One of the easiest things you can do to improve your cycling comfort is to wear quality bicycling shorts. Why do you need special shorts for biking? One of the key reasons is that most ordinary shorts, even those made for sports like running, have seams in them. And, when you sit on a bike seat, these seams are right in the way, where they can cause chafing and numbness.
Also, gym and casual shorts aren't made to breathe, wick or protect, and they don't support the major muscles used for pedaling. That's why most common saddle discomfort issues go away once you start riding in cycling shorts, and why they're so popular.
And, the best news is that modern women's cycling shorts come in all styles and fashions, from basic spandex models, to casual and versatile baggies, to capris and knickers, to even skorts, a cycling skirt with shorts beneath. Plus, you can choose from basic black, to logo prints that make you look like a pro, to a wide range of hues and styles made to go perfectly with your favorite cycling jerseys, gloves and socks.
Packed With Features Beyond the style and fashion, all our women's shorts are functional pieces with impressive features designed to maximize your comfort. Such fine touches may include a custom-feeling anatomic fit, top-notch freedom of movement for easier pedaling, stretch panels that compress and support your muscles, wicking and breathing fabrics so you stay dry, leg grippers that hold the shorts in place, pockets, and women's-specific protective padding (called a "chamois") that prevents chafing, reduces ride vibrations and can also be antibacterial. Some shorts even include reflective detailing for safety.
It all means that you'll say goodbye to discomfort and start enjoying riding more. And that your shorts will become an indispensable part of your cycling wardrobe. Plus, a good pair of women's cycling shorts will easily last for several seasons making them a great value.
We carry a wide selection of women's cycling shorts and look forward to showing you, and having you try on some of our favorites. You'll be impressed. Until then, here are some basic tips for selecting a great pair.
All Types With so many companies offering women's cycling shorts you're sure to find the perfect pair for you and your body. Because they're so comfortable, body-hugging spandex/Lycra models are among the most popular. They come in a variety of styles, designs and inseam lengths and all provide excellent freedom of movement, muscle support and usually wicking and padding too.
Baggies, capris and skorts provide outstanding coverage and fashionable flair, making them great for the office after commuting into work, hanging out at the burrito joint, etc. Then, there are shorts designed specifically for indoor cycling (Spinning). These feature a mini chamois because it's actually more comfortable for this type of riding since you are more likely to sit and spin and not move around as much as riding outdoors.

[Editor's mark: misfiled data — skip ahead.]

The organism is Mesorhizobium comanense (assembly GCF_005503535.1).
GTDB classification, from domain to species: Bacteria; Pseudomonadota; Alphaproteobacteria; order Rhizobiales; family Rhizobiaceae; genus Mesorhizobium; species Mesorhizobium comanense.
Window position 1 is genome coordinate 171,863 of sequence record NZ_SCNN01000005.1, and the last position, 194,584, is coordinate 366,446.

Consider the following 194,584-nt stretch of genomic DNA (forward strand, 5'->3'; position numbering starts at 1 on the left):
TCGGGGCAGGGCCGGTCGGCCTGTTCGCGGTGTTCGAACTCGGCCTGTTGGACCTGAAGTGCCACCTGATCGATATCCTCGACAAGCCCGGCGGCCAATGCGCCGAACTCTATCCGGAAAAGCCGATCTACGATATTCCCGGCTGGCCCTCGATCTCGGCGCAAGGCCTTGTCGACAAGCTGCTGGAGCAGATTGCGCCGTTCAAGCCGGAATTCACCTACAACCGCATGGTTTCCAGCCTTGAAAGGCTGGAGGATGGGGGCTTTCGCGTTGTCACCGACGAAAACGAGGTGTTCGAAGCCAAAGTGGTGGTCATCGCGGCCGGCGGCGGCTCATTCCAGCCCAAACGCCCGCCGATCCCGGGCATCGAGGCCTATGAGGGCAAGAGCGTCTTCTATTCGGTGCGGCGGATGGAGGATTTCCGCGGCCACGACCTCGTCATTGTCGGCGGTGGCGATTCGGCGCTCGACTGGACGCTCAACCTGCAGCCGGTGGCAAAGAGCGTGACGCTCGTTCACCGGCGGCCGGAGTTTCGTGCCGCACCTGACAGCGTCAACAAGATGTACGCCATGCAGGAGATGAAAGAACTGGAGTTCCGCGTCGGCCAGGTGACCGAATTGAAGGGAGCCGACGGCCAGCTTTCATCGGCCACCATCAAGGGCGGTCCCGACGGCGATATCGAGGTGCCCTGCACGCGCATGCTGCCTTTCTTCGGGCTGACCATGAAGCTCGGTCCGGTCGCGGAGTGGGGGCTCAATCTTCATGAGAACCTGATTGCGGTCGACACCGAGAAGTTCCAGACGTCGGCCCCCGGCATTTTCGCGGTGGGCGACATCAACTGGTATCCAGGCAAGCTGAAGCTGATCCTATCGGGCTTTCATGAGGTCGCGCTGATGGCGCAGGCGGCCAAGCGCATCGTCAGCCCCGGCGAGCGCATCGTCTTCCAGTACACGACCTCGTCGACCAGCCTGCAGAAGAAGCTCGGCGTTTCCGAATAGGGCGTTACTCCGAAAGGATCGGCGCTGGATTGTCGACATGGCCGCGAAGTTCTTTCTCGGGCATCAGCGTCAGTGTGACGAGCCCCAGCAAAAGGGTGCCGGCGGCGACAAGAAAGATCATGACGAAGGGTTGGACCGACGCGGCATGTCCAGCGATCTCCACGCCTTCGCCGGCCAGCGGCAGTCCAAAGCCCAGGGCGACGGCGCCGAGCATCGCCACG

There are also triathlon shorts that also have a smaller tri chamois made from fleece or a thin foam that dries fast, offers comfort on the bike, and won't interfere with your legs and chafe on the run. Note that tri-specific seats generally have more padding so the shorts can have less.
Buying Tip - By getting several pairs of shorts in different inseam lengths, you can keep changing and avoid a distinctive tan line. That's why most makers offer similar styles in varying inseams.
Materials And Construction When you sit on a bicycle, you flex at the waist, lean forward and bend your legs to pedal. To accommodate this unique position, cycling shorts are usually contoured to match. The back is a little higher than the front, the legs are long enough not to ride up and the shorts are cut to follow your curves.
Manufacturers accomplish this many ways. You may find shorts comprised of panels, contoured shorts and anatomic models. Many shorts are sewn together with flat seams so they don't chafe. And, some models feature welded seam construction.
As far as materials go, tight-fitting shorts may use basic spandex, nylon, Lycra or other proprietary fabrics that boost freedom of movement, breathability and support. In baggies designed for off-road and everyday riding, you see tougher fabrics in the outer short to withstand the rigors of trail riding and often pockets to hold small essentials. Baggies sometimes have mesh inner shorts with padding, vents for airflow and gussets for additional durability, too.